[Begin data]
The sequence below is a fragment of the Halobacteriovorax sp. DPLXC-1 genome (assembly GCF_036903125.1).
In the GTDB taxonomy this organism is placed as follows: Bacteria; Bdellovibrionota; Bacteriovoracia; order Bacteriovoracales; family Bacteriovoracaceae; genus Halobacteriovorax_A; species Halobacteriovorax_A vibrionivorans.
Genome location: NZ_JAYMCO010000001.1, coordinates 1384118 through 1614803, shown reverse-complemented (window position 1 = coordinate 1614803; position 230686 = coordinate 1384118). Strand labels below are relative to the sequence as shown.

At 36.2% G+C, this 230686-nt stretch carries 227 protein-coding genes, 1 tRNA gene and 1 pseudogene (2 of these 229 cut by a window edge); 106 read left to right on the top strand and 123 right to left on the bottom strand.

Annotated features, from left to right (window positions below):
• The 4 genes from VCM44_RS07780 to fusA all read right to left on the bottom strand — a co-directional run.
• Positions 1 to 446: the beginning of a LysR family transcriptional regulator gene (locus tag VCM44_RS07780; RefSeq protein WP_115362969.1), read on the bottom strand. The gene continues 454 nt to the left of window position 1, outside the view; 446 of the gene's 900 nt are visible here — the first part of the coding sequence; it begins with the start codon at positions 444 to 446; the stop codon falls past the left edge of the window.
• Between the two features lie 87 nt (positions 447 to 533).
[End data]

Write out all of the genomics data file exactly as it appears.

The sequence below is a fragment of the Halobacteriovorax sp. DPLXC-1 genome (assembly GCF_036903125.1).
In the GTDB taxonomy this organism is placed as follows: Bacteria; Bdellovibrionota; Bacteriovoracia; order Bacteriovoracales; family Bacteriovoracaceae; genus Halobacteriovorax_A; species Halobacteriovorax_A vibrionivorans.
Genome location: NZ_JAYMCO010000001.1, coordinates 1384118 through 1614803, shown reverse-complemented (window position 1 = coordinate 1614803; position 230686 = coordinate 1384118). Strand labels below are relative to the sequence as shown.

At 36.2% G+C, this 230686-nt stretch carries 227 protein-coding genes, 1 tRNA gene and 1 pseudogene (2 of these 229 cut by a window edge); 106 read left to right on the top strand and 123 right to left on the bottom strand.

Annotated features, from left to right (window positions below):
• The 4 genes from VCM44_RS07780 to fusA all read right to left on the bottom strand — a co-directional run.
• Positions 1 to 446: the beginning of a LysR family transcriptional regulator gene (locus tag VCM44_RS07780; RefSeq protein WP_115362969.1), read on the bottom strand. The gene continues 454 nt to the left of window position 1, outside the view; 446 of the gene's 900 nt are visible here — the first part of the coding sequence; it begins with the start codon at positions 444 to 446; the stop codon falls past the left edge of the window.
• Between the two features lie 87 nt (positions 447 to 533).